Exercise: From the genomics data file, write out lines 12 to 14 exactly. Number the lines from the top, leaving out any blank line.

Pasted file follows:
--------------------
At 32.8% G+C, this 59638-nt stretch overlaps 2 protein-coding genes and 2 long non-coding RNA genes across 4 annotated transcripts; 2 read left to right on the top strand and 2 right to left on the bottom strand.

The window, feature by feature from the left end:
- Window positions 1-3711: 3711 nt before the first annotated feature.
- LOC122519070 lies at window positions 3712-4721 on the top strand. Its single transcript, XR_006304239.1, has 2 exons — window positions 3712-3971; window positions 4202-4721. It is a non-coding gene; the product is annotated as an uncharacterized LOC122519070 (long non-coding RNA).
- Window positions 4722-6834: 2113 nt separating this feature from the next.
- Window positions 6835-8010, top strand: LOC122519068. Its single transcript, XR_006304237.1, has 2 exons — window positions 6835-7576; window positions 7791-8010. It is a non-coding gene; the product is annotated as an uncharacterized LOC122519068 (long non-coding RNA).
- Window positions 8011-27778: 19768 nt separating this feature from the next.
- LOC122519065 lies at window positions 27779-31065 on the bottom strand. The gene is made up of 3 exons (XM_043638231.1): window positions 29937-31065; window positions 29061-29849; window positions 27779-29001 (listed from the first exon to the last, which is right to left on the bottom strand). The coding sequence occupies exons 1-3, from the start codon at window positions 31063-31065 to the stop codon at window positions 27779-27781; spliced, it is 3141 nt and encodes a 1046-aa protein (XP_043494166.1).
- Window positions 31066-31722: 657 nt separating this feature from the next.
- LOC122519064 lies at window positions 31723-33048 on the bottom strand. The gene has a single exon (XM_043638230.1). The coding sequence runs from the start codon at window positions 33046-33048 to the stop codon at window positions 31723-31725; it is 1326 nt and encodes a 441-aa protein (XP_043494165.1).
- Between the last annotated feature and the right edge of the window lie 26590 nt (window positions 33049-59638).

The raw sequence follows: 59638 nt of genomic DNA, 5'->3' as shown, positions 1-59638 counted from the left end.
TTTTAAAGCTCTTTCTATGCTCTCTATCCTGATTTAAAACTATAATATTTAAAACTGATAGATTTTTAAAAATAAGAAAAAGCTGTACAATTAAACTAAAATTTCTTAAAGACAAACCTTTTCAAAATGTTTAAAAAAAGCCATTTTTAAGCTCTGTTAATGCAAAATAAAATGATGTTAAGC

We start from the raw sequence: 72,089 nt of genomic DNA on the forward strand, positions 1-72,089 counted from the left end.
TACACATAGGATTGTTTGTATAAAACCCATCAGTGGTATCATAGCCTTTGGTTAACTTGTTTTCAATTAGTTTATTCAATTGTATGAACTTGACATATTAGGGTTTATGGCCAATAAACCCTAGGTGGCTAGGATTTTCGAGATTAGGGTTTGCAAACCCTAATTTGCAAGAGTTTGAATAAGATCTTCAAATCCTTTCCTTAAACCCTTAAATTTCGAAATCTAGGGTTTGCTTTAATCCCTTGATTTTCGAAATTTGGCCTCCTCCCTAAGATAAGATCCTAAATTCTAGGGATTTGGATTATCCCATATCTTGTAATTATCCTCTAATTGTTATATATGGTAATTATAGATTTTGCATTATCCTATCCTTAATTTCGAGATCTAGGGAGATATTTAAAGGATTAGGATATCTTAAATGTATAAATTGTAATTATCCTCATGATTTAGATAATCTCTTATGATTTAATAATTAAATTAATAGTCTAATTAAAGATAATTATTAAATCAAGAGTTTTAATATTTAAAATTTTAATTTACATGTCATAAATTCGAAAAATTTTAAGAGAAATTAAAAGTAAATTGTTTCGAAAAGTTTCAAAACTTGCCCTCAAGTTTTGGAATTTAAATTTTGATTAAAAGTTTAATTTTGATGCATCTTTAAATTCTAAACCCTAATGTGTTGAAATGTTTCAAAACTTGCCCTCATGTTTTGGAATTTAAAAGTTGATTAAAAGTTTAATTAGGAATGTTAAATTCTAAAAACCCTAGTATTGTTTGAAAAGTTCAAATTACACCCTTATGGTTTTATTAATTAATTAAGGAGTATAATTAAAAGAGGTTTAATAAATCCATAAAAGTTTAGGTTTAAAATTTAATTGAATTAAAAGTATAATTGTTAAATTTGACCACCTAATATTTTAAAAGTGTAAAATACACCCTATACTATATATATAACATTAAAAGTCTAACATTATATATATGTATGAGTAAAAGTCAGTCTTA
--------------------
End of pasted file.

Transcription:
The raw sequence follows: 59638 nt of genomic DNA, 5'->3' as shown, positions 1-59638 counted from the left end.
TTTTAAAGCTCTTTCTATGCTCTCTATCCTGATTTAAAACTATAATATTTAAAACTGATAGATTTTTAAAAATAAGAAAAAGCTGTACAATTAAACTAAAATTTCTTAAAGACAAACCTTTTCAAAATGTTTAAAAAAAGCCATTTTTAAGCTCTGTTAATGCAAAATAAAATGATGTTAAGC

We start from the raw sequence: 72,089 nt of genomic DNA on the forward strand, positions 1-72,089 counted from the left end.